Why do so few politicians challenge America's emphasis on military action?
Does the United States have a strong foreign policy, or a foreign policy simply based on strength? This question is particularly pertinent in an era of seemingly perpetual confrontation and conflict. But it has not been adequately addressed by either Barack Obama or Mitt Romney during the current presidential election cycle. Both have made clear their preference for taking a muscular approach to foreign policy — President Obama doing so as early as his Nobel Peace Prize acceptance speech, which was, oddly, to a significant extent about the justified use of force. For his part, former Governor Romney has made it clear that, if elected, he intends to act forcefully in the world too and that he will begin by beefing up the U.S. military further.
Both Obama and Romney support regime change by forceful means in Syria. Both are wary of employing the U.S. military directly, preferring instead to help channel arms to the insurgents. But each candidate has stated publicly and repeatedly that President Bashar al-Assad "must go." Both men also threaten military action against Iran as well, if Tehran persists in crossing an admittedly blurry "red line" on the path to nuclear proliferation. And when it comes to denying terrorists their various havens, diplomacy has clearly taken a back seat to drone strikes and extrajudicial killings — even of U.S. citizens. Obama has embraced this last policy with vigor in his regular "Terror Tuesday" targeting sessions; Romney has not raised even a whisper of criticism of this policy. Truly, it seems that American military policy has largely become American foreign policy.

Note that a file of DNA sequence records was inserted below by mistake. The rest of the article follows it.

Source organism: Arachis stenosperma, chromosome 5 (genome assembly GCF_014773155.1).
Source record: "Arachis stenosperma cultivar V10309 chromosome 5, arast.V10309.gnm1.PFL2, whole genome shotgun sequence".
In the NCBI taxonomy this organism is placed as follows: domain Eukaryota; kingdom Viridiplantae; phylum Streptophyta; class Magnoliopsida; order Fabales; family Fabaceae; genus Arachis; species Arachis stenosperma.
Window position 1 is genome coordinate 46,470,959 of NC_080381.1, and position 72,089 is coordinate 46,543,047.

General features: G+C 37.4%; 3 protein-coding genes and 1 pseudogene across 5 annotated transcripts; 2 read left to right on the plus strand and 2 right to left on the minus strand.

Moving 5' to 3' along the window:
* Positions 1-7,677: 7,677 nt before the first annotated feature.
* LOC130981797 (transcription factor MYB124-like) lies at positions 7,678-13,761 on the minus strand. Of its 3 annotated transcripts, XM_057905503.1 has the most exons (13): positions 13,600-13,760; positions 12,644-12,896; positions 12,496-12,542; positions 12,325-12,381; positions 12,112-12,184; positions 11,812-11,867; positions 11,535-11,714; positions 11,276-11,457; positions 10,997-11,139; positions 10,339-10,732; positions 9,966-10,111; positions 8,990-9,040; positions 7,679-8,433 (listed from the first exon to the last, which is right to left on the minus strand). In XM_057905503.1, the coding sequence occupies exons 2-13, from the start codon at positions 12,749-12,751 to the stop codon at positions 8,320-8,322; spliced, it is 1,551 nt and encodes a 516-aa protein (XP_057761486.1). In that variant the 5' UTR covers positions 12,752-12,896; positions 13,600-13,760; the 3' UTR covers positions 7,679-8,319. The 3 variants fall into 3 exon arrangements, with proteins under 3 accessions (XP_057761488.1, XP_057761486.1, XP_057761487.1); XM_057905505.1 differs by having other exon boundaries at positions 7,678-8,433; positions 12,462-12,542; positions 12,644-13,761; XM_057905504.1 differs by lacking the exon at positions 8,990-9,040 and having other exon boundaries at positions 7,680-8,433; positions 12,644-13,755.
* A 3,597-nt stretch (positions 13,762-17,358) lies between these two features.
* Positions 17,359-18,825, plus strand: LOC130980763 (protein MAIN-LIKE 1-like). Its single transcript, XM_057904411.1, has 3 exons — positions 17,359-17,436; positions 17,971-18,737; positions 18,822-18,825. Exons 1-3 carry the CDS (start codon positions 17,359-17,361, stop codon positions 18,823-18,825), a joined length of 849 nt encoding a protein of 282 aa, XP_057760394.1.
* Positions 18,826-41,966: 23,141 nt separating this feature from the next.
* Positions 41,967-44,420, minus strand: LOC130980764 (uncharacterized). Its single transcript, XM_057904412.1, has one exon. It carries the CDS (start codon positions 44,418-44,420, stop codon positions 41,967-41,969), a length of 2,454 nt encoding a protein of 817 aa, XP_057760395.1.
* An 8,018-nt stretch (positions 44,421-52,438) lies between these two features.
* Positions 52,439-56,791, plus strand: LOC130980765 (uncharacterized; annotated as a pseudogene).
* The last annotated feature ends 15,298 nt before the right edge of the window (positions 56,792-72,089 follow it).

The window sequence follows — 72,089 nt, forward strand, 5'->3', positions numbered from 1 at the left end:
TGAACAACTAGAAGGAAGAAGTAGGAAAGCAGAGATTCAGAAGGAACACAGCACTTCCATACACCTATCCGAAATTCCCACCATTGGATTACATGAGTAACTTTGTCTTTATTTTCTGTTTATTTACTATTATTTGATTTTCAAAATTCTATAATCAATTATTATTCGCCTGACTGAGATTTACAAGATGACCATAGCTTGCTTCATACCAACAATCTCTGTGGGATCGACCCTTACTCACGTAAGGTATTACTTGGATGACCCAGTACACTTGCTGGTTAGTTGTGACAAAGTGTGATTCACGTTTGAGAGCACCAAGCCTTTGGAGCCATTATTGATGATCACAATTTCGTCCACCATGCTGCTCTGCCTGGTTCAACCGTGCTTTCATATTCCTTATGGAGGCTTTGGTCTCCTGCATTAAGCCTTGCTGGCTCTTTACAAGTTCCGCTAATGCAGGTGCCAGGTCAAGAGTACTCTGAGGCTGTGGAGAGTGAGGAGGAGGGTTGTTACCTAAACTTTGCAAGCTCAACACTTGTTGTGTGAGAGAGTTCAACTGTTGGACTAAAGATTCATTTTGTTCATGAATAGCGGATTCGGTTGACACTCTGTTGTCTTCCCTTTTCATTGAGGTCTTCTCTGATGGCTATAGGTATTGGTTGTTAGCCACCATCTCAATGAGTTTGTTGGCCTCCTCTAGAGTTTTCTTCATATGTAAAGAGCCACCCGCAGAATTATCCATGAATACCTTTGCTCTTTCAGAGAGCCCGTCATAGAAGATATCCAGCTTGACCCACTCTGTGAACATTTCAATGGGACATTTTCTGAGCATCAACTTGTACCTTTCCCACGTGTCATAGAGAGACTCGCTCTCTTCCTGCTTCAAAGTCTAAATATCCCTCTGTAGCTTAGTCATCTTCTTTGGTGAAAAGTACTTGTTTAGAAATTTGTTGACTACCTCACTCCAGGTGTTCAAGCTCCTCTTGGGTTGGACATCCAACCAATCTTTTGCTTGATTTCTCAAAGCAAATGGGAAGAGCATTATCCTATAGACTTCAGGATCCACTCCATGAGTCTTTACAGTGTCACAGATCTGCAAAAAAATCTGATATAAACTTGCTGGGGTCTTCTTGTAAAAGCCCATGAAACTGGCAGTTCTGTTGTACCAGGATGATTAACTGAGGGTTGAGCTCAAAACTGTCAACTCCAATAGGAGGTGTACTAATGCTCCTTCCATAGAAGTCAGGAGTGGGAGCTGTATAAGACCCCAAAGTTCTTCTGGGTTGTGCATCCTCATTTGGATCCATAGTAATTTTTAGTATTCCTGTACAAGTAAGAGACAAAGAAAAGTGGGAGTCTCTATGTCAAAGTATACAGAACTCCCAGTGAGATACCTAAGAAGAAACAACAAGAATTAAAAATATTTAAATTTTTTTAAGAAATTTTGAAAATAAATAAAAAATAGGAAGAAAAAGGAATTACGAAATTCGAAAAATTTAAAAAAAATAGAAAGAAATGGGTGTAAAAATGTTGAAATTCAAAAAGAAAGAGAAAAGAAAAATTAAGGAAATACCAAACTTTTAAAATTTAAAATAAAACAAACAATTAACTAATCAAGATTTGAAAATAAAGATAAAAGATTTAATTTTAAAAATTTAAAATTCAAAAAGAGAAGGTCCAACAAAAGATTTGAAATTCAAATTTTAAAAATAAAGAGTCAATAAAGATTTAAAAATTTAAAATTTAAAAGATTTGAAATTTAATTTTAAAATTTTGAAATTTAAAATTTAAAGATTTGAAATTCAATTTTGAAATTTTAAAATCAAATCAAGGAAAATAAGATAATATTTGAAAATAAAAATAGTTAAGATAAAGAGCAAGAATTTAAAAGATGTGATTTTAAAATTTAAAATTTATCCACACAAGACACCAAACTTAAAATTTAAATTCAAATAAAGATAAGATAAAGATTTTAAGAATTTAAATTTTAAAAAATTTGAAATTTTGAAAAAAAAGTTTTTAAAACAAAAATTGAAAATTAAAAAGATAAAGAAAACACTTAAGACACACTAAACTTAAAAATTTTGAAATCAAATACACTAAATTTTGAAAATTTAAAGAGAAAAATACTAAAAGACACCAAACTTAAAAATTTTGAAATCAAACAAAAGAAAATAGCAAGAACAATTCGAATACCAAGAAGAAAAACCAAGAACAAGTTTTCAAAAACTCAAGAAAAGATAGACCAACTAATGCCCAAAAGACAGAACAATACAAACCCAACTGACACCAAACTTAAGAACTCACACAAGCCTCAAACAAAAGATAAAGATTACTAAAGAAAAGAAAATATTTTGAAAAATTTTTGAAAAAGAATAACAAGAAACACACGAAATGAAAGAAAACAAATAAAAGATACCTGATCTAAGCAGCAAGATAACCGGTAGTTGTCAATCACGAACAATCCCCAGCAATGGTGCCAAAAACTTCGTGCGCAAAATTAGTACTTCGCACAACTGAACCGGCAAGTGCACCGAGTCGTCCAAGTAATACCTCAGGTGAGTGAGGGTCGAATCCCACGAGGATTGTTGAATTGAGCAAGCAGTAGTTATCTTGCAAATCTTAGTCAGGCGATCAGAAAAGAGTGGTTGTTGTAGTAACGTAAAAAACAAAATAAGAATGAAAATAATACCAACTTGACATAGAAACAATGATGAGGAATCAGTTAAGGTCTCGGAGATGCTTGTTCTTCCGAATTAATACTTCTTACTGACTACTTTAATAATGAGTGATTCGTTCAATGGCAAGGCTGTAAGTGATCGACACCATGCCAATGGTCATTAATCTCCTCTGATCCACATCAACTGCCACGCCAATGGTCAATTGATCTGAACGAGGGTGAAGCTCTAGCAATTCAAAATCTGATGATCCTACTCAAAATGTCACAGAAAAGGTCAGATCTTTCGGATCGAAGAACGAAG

The militarization of American foreign policy is no doubt partly the result of the outrage sparked by the 9/11 attacks and the wars that followed in its wake. But the first shoots of this growing approach to the world were poking up to the surface over 20 years ago. This was a time when many thought that the United States was the "last great power standing" and had, in the words of the elder President Bush, the sheer strength to mold a "new world order" — an assertion strengthened by the annus mirabilis, 1991, when the U.S. military won a lopsided victory over Saddam Hussein, the Soviet Union dissolved, and American high-tech firms were making the advances that led the information revolution.
It was also a time when Gen. Colin Powell’s doctrine of "overwhelming force" was acclaimed by almost all in both major political parties. Powell helped President Bill Clinton craft a coercive strategy against a military dictator in Haiti — Raoul Cédras — who fled when he learned that U.S. airborne troops were "wheels up" on their way to depose him. Events in Haiti were then followed by Clinton’s 1996 "National Security Strategy of Engagement and Enlargement," which was designed to spread democracy. This put policy on a track that contemplated "enlargement" by either diplomatic or military means, with increasing emphasis on the latter as time passed.